The Great Ongoing Space Exploration Thread

Look. I tell you what. Those who want to can eat Johnson. And you, sir, can have my leg. And we make some stock from the Captain, and then we’ll have Johnson cold for supper.

I’m sorry, sir, this is abuse.

Not a good week for upper stages! Looks like SpaceX experienced a failure on tonight’s Starlink mission:

Will be interesting if they can salvage the mission anyway.

People noticed some strange goings-on during the mission. The initial upper stage burn looked ok, but at a certain point the thermal blanket puffed out, ruptured, and started leaking oxygen ice. There’s always a little bit of ice, but this was much more than usual. Seems like there was a small failure during the first burn, which somehow caused the engine RUD on the second.

This will definitely throw a kink into their flight schedule. They are quick at diagnosing issues but it’ll take weeks at a minimum to root cause.

Probably worth explaining some terms for those that aren’t already immersed in spaceflight.
RUD: Rapid Unscheduled Disassembly. Joke term for “explosion”.
Perigee: The lowest altitude part of an orbit. Apogee is the highest point. Starlink satellites use circular orbits, where apogee equals perigee.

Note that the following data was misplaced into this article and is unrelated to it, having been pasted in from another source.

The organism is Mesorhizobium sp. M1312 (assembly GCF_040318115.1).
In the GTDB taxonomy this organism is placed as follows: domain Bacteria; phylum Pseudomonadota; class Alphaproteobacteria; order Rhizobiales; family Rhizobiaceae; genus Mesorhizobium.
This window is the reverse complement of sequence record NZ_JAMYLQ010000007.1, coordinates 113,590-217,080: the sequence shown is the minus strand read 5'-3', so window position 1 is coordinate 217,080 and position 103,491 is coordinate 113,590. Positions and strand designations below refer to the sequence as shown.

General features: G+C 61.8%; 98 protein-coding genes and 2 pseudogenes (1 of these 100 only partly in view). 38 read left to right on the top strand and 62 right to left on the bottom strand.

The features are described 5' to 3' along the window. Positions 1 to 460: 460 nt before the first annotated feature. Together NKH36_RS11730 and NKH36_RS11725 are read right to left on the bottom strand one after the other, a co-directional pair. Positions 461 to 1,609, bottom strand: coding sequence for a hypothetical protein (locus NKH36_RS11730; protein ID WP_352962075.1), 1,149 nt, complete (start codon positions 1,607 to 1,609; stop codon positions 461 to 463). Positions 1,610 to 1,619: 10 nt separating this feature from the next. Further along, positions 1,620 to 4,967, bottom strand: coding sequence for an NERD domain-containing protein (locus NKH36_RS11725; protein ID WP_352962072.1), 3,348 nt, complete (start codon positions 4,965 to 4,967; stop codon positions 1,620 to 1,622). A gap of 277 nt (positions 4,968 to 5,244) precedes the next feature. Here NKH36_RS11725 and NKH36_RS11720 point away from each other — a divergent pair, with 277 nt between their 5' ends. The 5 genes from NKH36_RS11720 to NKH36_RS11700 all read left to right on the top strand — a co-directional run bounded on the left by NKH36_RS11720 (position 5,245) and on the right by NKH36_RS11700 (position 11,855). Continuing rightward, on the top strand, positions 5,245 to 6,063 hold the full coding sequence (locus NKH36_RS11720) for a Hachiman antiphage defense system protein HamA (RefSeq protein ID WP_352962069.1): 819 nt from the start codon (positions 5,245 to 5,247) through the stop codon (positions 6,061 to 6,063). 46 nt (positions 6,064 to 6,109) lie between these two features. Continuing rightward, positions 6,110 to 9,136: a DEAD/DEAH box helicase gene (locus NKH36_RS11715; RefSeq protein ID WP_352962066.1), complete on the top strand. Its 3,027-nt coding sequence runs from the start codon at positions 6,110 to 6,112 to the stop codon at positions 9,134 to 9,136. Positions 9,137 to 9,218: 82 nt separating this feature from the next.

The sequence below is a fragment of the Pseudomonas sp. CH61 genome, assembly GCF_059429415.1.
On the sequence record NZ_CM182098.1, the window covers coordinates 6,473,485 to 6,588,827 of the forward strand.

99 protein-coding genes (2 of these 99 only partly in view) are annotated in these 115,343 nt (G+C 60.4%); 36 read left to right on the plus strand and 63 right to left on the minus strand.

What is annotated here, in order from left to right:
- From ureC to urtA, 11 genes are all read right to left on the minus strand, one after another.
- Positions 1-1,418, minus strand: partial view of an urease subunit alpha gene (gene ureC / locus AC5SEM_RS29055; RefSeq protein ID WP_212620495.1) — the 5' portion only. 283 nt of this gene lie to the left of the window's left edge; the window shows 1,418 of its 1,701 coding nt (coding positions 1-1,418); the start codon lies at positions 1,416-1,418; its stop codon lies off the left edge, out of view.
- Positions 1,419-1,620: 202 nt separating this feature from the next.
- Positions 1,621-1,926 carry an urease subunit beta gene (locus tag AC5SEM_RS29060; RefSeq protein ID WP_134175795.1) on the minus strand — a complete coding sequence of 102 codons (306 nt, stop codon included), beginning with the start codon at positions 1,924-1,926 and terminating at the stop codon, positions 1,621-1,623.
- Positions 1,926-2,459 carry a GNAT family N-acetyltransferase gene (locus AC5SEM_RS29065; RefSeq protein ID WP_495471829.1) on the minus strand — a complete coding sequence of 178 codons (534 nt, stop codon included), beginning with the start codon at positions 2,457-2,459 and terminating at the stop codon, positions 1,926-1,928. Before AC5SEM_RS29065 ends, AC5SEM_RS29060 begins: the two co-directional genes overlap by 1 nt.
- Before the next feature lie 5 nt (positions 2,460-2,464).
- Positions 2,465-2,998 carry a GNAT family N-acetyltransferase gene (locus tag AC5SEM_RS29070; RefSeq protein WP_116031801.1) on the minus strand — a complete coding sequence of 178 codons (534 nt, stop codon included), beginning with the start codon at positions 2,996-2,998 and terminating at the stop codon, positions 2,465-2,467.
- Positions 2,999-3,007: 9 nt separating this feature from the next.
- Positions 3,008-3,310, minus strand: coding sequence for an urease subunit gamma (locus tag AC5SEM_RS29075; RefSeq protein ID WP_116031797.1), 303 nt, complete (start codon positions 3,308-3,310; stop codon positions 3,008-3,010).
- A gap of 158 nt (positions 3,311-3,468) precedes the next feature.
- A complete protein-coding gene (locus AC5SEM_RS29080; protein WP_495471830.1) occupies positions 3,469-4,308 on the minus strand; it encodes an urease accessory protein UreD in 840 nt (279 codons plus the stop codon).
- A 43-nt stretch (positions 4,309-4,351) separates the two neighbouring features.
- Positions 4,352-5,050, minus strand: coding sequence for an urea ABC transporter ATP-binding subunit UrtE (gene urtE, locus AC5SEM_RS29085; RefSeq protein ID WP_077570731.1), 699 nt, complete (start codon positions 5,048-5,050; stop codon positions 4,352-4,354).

The Starlink satellites here needed two burns to adjust the orbit properly. The apogee seems fine. But the perigee was not raised up to the apogee due to the engine failure.

The satellites do have onboard thrusters, and may be able to complete the maneuver (also called “circularization”). But they aren’t very powerful and the perigee is low enough that it’s in the atmosphere. The air drag may be so great that the thrusters can’t overcome it. But it’s not certain either way yet. The satellites can also put themselves in a low-drag configuration. Basically, aim the solar panels so that they don’t have the flat side pointing forward, since that would act like a sail. That will help but it may not be enough.


The SpaceX statement is a teeny bit ambiguous, first saying “our maximum available thrust is unlikely to be enough,” and then saying that they’ll reenter.

Jonathan McDowell (satellite tracking enthusiast) posts orbital data, and posted this chart of the deployed Starlinks:

That one with a 190 km perigee might just make it. The rest are probably gone–120-150 km is just too low. And honestly I’m not sure why there’s the one outlier anyway. Possibly it’s incorrect. I’ll root for it until McDowell confirms that all are lost, though.

Le sigh:

NASA’s Jet Propulsion Laboratory in Southern California, which manages the mission, began the tests after learning that some of these parts may not withstand the radiation of the Jupiter system, which is the most intense radiation environment in the solar system.

The issue with the transistors came to light in May when the mission team was advised that similar parts were failing at lower radiation doses than expected.

The Jupiter system is not the place to find out your transistors can’t withstand enough rads.